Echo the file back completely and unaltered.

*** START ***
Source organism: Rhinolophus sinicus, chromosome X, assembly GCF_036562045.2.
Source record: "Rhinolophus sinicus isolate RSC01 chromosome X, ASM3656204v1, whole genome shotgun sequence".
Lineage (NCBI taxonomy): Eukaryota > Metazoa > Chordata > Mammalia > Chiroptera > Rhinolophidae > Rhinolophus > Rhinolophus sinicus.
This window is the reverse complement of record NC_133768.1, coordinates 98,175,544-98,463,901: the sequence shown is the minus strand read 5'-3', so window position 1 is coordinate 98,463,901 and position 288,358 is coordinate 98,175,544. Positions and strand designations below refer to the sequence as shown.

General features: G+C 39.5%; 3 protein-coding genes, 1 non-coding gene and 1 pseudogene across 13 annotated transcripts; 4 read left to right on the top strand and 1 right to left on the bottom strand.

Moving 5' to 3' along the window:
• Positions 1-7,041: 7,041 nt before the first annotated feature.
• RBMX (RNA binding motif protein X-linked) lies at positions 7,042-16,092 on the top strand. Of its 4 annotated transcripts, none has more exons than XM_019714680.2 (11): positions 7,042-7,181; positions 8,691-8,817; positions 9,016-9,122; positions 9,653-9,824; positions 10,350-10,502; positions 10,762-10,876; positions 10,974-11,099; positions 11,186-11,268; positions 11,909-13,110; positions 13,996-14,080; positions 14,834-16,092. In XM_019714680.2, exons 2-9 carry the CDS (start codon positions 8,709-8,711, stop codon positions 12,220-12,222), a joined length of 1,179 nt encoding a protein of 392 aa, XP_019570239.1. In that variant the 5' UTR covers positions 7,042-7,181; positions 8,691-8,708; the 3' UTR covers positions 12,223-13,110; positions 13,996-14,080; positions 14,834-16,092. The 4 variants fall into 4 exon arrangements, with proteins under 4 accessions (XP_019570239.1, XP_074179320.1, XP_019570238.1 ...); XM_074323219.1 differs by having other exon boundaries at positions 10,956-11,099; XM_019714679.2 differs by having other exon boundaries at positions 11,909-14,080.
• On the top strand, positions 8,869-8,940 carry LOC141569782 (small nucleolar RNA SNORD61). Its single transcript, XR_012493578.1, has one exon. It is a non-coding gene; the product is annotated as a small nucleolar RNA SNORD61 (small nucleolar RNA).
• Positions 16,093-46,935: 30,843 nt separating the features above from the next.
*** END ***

Source organism: Rhinolophus sinicus, chromosome X, assembly GCF_036562045.2.
Source record: "Rhinolophus sinicus isolate RSC01 chromosome X, ASM3656204v1, whole genome shotgun sequence".
Lineage (NCBI taxonomy): Eukaryota > Metazoa > Chordata > Mammalia > Chiroptera > Rhinolophidae > Rhinolophus > Rhinolophus sinicus.
This window is the reverse complement of record NC_133768.1, coordinates 98,175,544-98,463,901: the sequence shown is the minus strand read 5'-3', so window position 1 is coordinate 98,463,901 and position 288,358 is coordinate 98,175,544. Positions and strand designations below refer to the sequence as shown.

General features: G+C 39.5%; 3 protein-coding genes, 1 non-coding gene and 1 pseudogene across 13 annotated transcripts; 4 read left to right on the top strand and 1 right to left on the bottom strand.

Moving 5' to 3' along the window:
• Positions 1-7,041: 7,041 nt before the first annotated feature.
• RBMX (RNA binding motif protein X-linked) lies at positions 7,042-16,092 on the top strand. Of its 4 annotated transcripts, none has more exons than XM_019714680.2 (11): positions 7,042-7,181; positions 8,691-8,817; positions 9,016-9,122; positions 9,653-9,824; positions 10,350-10,502; positions 10,762-10,876; positions 10,974-11,099; positions 11,186-11,268; positions 11,909-13,110; positions 13,996-14,080; positions 14,834-16,092. In XM_019714680.2, exons 2-9 carry the CDS (start codon positions 8,709-8,711, stop codon positions 12,220-12,222), a joined length of 1,179 nt encoding a protein of 392 aa, XP_019570239.1. In that variant the 5' UTR covers positions 7,042-7,181; positions 8,691-8,708; the 3' UTR covers positions 12,223-13,110; positions 13,996-14,080; positions 14,834-16,092. The 4 variants fall into 4 exon arrangements, with proteins under 4 accessions (XP_019570239.1, XP_074179320.1, XP_019570238.1 ...); XM_074323219.1 differs by having other exon boundaries at positions 10,956-11,099; XM_019714679.2 differs by having other exon boundaries at positions 11,909-14,080.
• On the top strand, positions 8,869-8,940 carry LOC141569782 (small nucleolar RNA SNORD61). Its single transcript, XR_012493578.1, has one exon. It is a non-coding gene; the product is annotated as a small nucleolar RNA SNORD61 (small nucleolar RNA).
• Positions 16,093-46,935: 30,843 nt separating the features above from the next.